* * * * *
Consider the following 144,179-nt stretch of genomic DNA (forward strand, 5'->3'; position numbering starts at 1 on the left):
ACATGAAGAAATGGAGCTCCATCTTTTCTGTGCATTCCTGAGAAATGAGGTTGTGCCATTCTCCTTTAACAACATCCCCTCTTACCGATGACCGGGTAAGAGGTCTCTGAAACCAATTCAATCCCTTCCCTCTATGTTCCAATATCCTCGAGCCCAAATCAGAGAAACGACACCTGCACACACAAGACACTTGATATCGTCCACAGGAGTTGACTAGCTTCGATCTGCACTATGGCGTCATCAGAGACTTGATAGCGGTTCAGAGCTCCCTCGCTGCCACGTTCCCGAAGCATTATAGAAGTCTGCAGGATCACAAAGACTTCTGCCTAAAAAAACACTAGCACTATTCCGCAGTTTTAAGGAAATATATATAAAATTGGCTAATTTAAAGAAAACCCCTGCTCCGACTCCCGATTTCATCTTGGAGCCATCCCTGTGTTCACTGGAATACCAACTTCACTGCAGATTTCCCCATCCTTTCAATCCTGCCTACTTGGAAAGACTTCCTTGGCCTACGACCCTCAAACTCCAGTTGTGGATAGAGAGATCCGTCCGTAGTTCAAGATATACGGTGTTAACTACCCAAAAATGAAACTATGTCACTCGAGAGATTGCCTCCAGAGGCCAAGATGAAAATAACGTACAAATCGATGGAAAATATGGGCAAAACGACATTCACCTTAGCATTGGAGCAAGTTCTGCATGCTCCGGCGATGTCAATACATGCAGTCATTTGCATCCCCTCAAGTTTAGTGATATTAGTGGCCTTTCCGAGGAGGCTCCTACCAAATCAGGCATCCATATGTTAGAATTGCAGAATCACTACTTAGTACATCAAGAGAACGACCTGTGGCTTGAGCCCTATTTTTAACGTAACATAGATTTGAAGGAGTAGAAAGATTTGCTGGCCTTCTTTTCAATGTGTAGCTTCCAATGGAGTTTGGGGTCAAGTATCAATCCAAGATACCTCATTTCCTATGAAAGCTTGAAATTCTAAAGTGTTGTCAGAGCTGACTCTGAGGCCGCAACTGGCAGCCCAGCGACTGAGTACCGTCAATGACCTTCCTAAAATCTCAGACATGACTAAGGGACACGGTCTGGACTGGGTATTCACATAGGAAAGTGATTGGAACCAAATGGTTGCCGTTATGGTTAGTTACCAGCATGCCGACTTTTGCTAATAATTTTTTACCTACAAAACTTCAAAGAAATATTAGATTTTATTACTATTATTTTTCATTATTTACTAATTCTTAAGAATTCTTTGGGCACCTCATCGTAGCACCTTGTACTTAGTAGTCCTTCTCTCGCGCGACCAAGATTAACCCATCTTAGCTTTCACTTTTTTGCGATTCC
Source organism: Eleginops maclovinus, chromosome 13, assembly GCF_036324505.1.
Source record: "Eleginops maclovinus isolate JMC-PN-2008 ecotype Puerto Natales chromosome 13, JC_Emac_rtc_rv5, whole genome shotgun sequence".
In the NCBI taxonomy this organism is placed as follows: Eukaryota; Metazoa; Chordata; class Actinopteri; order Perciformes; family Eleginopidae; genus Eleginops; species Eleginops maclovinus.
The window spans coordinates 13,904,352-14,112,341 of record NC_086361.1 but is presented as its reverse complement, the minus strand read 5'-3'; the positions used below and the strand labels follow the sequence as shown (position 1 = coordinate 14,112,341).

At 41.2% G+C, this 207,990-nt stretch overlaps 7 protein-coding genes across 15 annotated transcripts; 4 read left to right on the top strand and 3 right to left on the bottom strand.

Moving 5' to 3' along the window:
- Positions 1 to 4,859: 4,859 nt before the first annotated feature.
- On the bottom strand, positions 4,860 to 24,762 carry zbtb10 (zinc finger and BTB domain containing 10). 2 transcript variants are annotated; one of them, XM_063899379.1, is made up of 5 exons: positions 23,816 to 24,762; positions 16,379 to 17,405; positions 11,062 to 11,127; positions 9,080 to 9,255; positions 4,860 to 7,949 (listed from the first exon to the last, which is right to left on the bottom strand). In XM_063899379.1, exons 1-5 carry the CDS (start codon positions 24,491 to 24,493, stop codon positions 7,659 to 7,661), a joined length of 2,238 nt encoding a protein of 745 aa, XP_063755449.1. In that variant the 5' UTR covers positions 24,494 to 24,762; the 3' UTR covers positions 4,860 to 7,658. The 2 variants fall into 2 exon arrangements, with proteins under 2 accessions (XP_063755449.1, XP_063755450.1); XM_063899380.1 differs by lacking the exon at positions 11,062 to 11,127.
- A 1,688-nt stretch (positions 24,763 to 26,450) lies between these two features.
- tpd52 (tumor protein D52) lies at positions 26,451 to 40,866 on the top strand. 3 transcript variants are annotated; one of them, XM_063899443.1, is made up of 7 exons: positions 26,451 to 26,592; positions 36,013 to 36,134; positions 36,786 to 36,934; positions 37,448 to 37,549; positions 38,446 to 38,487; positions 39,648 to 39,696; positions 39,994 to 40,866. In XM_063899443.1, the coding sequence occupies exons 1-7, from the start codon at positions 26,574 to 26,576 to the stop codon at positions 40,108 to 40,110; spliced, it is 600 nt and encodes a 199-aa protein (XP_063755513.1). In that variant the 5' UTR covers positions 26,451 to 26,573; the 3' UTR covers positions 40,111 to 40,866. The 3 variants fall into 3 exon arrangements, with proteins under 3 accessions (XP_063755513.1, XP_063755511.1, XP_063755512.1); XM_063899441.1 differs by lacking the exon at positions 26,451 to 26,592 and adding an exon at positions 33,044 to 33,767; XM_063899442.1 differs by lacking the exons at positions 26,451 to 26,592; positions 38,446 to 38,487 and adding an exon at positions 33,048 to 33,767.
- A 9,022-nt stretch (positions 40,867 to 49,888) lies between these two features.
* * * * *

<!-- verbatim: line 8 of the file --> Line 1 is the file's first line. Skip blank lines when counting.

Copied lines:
Moving 5' to 3' along the window: